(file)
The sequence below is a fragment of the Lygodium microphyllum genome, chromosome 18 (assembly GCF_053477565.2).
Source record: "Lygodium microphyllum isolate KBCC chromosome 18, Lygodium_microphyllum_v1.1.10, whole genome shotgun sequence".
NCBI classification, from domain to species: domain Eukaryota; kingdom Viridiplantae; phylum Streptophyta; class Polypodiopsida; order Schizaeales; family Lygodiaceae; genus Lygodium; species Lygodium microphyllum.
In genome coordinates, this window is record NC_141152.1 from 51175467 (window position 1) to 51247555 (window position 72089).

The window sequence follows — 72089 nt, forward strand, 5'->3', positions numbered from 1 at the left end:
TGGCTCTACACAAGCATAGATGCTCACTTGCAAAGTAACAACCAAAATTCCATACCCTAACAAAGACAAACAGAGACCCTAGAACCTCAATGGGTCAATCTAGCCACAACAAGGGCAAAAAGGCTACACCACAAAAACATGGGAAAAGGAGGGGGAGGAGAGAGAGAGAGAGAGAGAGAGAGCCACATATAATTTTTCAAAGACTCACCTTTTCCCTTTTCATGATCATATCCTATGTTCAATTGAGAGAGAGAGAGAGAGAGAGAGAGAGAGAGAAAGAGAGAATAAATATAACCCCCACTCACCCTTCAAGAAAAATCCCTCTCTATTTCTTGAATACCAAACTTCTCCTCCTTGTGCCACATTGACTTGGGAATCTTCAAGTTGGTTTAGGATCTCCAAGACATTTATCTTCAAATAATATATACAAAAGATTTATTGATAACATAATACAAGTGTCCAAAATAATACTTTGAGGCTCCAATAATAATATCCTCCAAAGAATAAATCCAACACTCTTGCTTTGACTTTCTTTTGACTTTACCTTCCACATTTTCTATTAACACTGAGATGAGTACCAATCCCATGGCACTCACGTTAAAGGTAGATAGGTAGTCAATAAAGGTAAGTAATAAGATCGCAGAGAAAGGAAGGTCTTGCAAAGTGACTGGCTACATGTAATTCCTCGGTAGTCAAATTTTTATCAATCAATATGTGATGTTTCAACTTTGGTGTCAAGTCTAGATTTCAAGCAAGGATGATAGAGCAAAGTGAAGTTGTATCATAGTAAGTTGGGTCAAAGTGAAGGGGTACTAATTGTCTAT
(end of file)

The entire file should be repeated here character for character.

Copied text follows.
The sequence below is a fragment of the Lygodium microphyllum genome, chromosome 18 (assembly GCF_053477565.2).
Source record: "Lygodium microphyllum isolate KBCC chromosome 18, Lygodium_microphyllum_v1.1.10, whole genome shotgun sequence".
NCBI classification, from domain to species: domain Eukaryota; kingdom Viridiplantae; phylum Streptophyta; class Polypodiopsida; order Schizaeales; family Lygodiaceae; genus Lygodium; species Lygodium microphyllum.
In genome coordinates, this window is record NC_141152.1 from 51175467 (window position 1) to 51247555 (window position 72089).

The window sequence follows — 72089 nt, forward strand, 5'->3', positions numbered from 1 at the left end:
TGGCTCTACACAAGCATAGATGCTCACTTGCAAAGTAACAACCAAAATTCCATACCCTAACAAAGACAAACAGAGACCCTAGAACCTCAATGGGTCAATCTAGCCACAACAAGGGCAAAAAGGCTACACCACAAAAACATGGGAAAAGGAGGGGGAGGAGAGAGAGAGAGAGAGAGAGAGAGCCACATATAATTTTTCAAAGACTCACCTTTTCCCTTTTCATGATCATATCCTATGTTCAATTGAGAGAGAGAGAGAGAGAGAGAGAGAGAGAGAAAGAGAGAATAAATATAACCCCCACTCACCCTTCAAGAAAAATCCCTCTCTATTTCTTGAATACCAAACTTCTCCTCCTTGTGCCACATTGACTTGGGAATCTTCAAGTTGGTTTAGGATCTCCAAGACATTTATCTTCAAATAATATATACAAAAGATTTATTGATAACATAATACAAGTGTCCAAAATAATACTTTGAGGCTCCAATAATAATATCCTCCAAAGAATAAATCCAACACTCTTGCTTTGACTTTCTTTTGACTTTACCTTCCACATTTTCTATTAACACTGAGATGAGTACCAATCCCATGGCACTCACGTTAAAGGTAGATAGGTAGTCAATAAAGGTAAGTAATAAGATCGCAGAGAAAGGAAGGTCTTGCAAAGTGACTGGCTACATGTAATTCCTCGGTAGTCAAATTTTTATCAATCAATATGTGATGTTTCAACTTTGGTGTCAAGTCTAGATTTCAAGCAAGGATGATAGAGCAAAGTGAAGTTGTATCATAGTAAGTTGGGTCAAAGTGAAGGGGTACTAATTGTCTAT